So again it comes back to what “connection” means to you. For me, in this series and the context of this stage of doing, connecting to the Dagda means feeling like I am doing his name honor. I’m doing something he will be pleased with. Just the same as you might do something for a loved one or family member. There are lots of things that I do that I know one of my parents would smile and be happy to know I was doing. I watched a favorite movie of my fathers, and it reminded me of him. So I text him and let him know.

Doing things spiritually is much the same for me. I did something that I think would make the Dagda smile, so I let him know. I say a little prayer. In my head. Out loud. It just depends. It can be long. It can be short. It can be as simple as “Praise the Dagda!”, because the important part is the action that is spirit filled. Through that action I feel closer to my Gods, and sometimes those actions lead to greater understanding of their lore or their missives in my life.

My spirituality is founded on the idea that it is what you DO, that is important. Philosophy and theory are all things that have merit but in the end people know where they stand with you by what you do. So it stands to reason that the Worlds, the Gods, the Spirits, know you by what you do in the same way. That’s why this portion is so important to me.

So what are you doing? 😉

To be fair, I’ll share first. I’m writing this series. So far I think it will be a 4 part series, but it was certainly something of a missive to do in his name. I am also running the Cauldron of the Celts with Victoria, our community space to worship, honor and rejoice in the Gods names. Part of that is for him, part of that is for others, and he helps guide me through the process, but the sense of community there and the presence I try to bring is very much in his honor. I keep my home a place of sanctuary, an on going process. Those are the major “doings” with other projects and devotions that bubble up and happen over time.

 

 

 

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Learning: Devotional Practice to the Dagda

Ruadh Rofhessa – Red One Great in Knowledge

I don’t remember where I first heard of the Dagda.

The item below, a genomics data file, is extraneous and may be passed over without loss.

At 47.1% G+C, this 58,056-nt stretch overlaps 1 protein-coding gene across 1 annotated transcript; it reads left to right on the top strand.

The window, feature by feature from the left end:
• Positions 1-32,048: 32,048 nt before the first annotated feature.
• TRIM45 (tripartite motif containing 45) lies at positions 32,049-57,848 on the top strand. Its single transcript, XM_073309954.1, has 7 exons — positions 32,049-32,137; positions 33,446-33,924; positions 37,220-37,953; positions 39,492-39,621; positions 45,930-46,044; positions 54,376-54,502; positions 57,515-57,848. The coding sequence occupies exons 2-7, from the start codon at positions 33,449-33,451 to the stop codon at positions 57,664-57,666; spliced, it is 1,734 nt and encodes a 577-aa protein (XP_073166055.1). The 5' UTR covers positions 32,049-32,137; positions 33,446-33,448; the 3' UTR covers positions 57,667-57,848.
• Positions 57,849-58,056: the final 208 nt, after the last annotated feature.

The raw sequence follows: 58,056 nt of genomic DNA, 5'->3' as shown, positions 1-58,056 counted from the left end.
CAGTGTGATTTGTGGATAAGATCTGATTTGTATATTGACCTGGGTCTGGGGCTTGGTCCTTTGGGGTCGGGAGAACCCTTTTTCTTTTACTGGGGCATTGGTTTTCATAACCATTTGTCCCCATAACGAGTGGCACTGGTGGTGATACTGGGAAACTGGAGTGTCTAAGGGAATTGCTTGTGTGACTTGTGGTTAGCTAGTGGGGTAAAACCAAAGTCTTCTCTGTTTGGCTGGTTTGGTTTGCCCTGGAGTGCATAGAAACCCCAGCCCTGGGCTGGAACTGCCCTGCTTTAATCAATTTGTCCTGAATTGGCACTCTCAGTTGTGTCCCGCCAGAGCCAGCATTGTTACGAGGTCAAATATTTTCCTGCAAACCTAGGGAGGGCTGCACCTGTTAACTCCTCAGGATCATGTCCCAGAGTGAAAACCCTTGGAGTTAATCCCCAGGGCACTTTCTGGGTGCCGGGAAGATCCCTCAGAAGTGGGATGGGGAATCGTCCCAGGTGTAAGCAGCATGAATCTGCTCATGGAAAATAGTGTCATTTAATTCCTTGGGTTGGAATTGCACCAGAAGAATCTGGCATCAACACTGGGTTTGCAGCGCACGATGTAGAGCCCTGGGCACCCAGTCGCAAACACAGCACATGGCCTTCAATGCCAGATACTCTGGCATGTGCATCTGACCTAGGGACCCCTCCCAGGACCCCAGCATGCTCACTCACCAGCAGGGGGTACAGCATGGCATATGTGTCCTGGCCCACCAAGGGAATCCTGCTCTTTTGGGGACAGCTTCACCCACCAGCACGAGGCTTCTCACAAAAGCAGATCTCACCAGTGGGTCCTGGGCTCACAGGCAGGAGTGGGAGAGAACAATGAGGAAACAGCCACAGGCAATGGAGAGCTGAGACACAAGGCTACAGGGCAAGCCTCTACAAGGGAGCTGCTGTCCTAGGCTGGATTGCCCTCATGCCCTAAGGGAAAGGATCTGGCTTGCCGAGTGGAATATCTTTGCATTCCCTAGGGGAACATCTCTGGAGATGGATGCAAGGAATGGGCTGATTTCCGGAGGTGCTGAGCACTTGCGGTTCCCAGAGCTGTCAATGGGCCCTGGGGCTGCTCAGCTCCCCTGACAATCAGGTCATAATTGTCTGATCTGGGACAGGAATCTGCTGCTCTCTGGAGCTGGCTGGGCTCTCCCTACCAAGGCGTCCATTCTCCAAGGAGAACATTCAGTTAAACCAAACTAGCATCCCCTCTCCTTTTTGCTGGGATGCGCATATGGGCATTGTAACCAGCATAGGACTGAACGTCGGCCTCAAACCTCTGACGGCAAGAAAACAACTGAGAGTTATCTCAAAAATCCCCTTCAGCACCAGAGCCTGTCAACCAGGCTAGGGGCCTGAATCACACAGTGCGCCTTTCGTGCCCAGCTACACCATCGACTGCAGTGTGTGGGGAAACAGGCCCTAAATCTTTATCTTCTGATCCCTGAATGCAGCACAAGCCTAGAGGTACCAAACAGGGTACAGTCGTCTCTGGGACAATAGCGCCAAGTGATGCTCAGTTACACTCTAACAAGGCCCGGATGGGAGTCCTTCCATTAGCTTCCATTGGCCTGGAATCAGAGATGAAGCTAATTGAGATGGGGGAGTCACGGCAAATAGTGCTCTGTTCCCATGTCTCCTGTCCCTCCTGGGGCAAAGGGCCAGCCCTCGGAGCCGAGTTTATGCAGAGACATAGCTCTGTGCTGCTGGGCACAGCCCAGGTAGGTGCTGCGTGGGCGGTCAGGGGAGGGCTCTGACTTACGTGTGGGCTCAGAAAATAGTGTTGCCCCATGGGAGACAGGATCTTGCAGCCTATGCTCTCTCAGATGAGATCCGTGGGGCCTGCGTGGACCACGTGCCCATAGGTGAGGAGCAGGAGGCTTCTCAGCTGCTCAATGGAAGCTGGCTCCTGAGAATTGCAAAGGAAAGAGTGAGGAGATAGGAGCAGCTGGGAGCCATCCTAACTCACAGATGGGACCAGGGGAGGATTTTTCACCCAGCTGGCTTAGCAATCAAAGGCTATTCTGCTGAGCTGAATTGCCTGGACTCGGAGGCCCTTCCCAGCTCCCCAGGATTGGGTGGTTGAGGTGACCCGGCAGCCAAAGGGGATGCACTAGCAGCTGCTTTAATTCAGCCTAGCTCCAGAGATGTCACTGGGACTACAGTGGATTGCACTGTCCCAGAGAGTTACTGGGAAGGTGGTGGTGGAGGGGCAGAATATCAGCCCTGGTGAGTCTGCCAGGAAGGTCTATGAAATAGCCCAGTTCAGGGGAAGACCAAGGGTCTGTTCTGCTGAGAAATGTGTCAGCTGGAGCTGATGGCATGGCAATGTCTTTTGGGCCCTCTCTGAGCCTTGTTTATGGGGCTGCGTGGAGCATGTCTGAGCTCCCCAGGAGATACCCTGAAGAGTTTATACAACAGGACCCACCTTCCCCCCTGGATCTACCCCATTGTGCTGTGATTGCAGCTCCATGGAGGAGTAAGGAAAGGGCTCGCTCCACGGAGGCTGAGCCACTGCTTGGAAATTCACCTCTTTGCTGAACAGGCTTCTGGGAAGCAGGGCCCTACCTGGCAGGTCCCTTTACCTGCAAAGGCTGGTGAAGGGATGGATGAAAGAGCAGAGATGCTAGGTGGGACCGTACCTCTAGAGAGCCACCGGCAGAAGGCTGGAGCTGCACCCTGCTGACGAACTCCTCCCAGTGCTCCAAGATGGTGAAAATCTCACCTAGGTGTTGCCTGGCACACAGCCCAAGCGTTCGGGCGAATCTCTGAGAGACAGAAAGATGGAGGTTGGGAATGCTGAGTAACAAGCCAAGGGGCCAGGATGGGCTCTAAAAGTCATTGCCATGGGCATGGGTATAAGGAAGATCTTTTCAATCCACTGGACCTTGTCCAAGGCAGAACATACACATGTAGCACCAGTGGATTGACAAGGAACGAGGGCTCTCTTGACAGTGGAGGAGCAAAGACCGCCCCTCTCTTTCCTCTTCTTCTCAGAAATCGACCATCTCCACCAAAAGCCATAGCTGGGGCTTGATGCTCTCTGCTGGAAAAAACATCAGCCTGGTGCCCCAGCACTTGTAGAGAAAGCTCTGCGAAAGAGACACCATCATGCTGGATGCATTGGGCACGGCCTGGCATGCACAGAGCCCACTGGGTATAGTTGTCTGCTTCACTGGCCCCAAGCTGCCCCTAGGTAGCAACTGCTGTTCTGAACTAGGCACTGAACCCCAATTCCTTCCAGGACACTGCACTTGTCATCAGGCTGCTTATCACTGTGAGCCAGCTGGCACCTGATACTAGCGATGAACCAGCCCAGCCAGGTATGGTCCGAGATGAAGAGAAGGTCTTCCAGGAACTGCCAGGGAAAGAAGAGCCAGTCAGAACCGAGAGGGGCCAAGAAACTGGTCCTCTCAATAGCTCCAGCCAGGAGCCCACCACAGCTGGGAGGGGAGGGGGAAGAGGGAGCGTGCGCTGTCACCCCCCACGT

It seemed fitting to start with a confession, just dive straight to the start of it. I don’t have a grand story about how he revealed himself to me, or my first time reading his name and being enraptured. I had been reading myths and legends since I was very small and I simply cannot pinpoint the exact moment of discovery.

Was it the first reading of the Second Battle of Mag Tuired? Where the Dagda says:

“I will fight for the men of Ireland with mutual smiting and destruction and wizardry. Their bones under my club will soon be as many as hailstones under the feet of herds of horses, where the double enemy meets on the battlefield of Mag Tuired.”  That is certainly something that would get my attention. The cadence and imagery of destruction makes my blood rush.

Was it when I read “How the Dagda got his Magic Staff” and his use of trickery and wit to gain the item of power? He was roguish, he was entreated to compassion, these were all things that would have endeared him to me.

Was it when I was reading of the Morrigan, and learned of their meeting by the river? There is something primal and complete in that story. No matter the translation it calls out to me. I may have met Him through Her, it is not impossible.

It is unknowable at this point. One thing I can tell you, is that my first connections with him were while learning.

We will pause here to unpack that particular turn of phrase, “my connections”, as it is one I hear often, and one that seemed to kick off this particular request from the Good God to myself. They question you will hear often is:

“How do I connect to him?”

“Connect” is the root there and the “how?” is the mystery, at first glance. But let us look again. “Connect” is one of those wispy magical words that can mean many different things depending on context and who you are talking to.

When I say “connect”, I mean the feeling of being in alignment with the energy or spirit. Connecting with the Dagda for me, brings about particular physical and emotional feelings that I have come to identify as his presence. It also means being in the presence of subjects, things, symbols, and actions that are things he enjoys or takes notice of.

This entire multi-part blog series is about the various ways I, personally “connect” to the Dagda.

That being said, my impression is that when some people say “connect” they may mean, a ritual/incantation/process that puts them into a trance/meditative state where the Dagda comes to them and gives them a message or speaks to them.

If that is what you are looking for you will not find it here. It just has not been my experience with him, or any of the Gods, and not what I mean when I say “connect”.

Instead, I will direct you over to Lora O’Brien and her amazing Journey to the Irish Otherworld and foundational Journeying techniques.  She often gives the class, online and in person, even away from her beloved island, while she is traveling which is much to the world’s benefit. That is the method that I recommend and would trust for that type of “connection,” and it would be in the Irish Otherworld that you may be able to meet the Dagda in that manner. Lora is a wonderful teacher, she will give you excellent tools and her audio journey’s have actually worked for me. I have a history of not being able to meditate or journey, so that was super impressive to me. And even if you do not have that particular type of connection while journeying, you will still gain a lot of personal insight.

For those of you that are ok with perhaps a little less glamorous form of “connection”, thanks for sticking around lol, and I will continue my tale of connecting through learning.

One of the Dagda’s many titles is  Ruadh Rofhessa, which Mary Jones’s Celtic Encyclopedia has as meaning “Red One Great in Knowledge”, which as far as everything I have read seems legit. It shouldn’t be surprising then that he encourages, enjoys, and facilitates the quest of knowledge.